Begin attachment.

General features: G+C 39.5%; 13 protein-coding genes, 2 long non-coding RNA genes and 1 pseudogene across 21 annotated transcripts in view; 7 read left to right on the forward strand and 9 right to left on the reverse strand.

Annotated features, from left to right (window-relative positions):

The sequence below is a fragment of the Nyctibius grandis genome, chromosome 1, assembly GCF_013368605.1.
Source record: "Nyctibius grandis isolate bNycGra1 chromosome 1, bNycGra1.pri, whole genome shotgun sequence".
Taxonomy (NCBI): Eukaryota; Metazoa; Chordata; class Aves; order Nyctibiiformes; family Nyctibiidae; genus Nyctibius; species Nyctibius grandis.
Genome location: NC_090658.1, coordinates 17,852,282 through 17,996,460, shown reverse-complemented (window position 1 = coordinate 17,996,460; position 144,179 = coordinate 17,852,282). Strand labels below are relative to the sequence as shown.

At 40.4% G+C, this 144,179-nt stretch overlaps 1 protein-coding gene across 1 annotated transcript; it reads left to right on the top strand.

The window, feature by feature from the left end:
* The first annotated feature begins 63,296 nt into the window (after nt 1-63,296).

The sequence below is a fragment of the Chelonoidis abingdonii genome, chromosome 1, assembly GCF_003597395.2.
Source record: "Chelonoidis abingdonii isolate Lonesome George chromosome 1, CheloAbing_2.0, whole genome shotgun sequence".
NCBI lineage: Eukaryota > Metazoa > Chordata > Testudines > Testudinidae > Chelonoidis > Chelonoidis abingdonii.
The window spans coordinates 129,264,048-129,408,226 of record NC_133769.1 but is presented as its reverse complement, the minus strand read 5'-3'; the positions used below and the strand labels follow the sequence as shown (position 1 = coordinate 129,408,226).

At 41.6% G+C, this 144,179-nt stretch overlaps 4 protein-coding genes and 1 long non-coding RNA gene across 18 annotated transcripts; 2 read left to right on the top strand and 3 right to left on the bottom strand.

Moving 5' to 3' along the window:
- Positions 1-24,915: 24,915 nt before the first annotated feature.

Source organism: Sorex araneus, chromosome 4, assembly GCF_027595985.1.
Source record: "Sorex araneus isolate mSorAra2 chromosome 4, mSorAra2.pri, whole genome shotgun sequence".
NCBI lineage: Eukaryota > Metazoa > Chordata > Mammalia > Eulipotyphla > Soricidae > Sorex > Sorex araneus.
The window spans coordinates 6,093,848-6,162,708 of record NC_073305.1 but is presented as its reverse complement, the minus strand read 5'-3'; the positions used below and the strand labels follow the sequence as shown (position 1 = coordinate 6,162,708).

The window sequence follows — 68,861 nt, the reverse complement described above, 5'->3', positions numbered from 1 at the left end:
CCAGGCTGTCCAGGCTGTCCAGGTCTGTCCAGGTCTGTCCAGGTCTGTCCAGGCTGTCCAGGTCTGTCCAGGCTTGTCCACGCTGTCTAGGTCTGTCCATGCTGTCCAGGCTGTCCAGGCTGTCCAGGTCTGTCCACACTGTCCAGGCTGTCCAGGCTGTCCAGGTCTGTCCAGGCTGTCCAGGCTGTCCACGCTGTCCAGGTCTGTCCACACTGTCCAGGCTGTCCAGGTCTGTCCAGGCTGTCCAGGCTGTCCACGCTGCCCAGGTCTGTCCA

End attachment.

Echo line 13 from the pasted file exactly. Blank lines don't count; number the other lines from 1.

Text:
The window spans coordinates 129,264,048-129,408,226 of record NC_133769.1 but is presented as its reverse complement, the minus strand read 5'-3'; the positions used below and the strand labels follow the sequence as shown (position 1 = coordinate 129,408,226).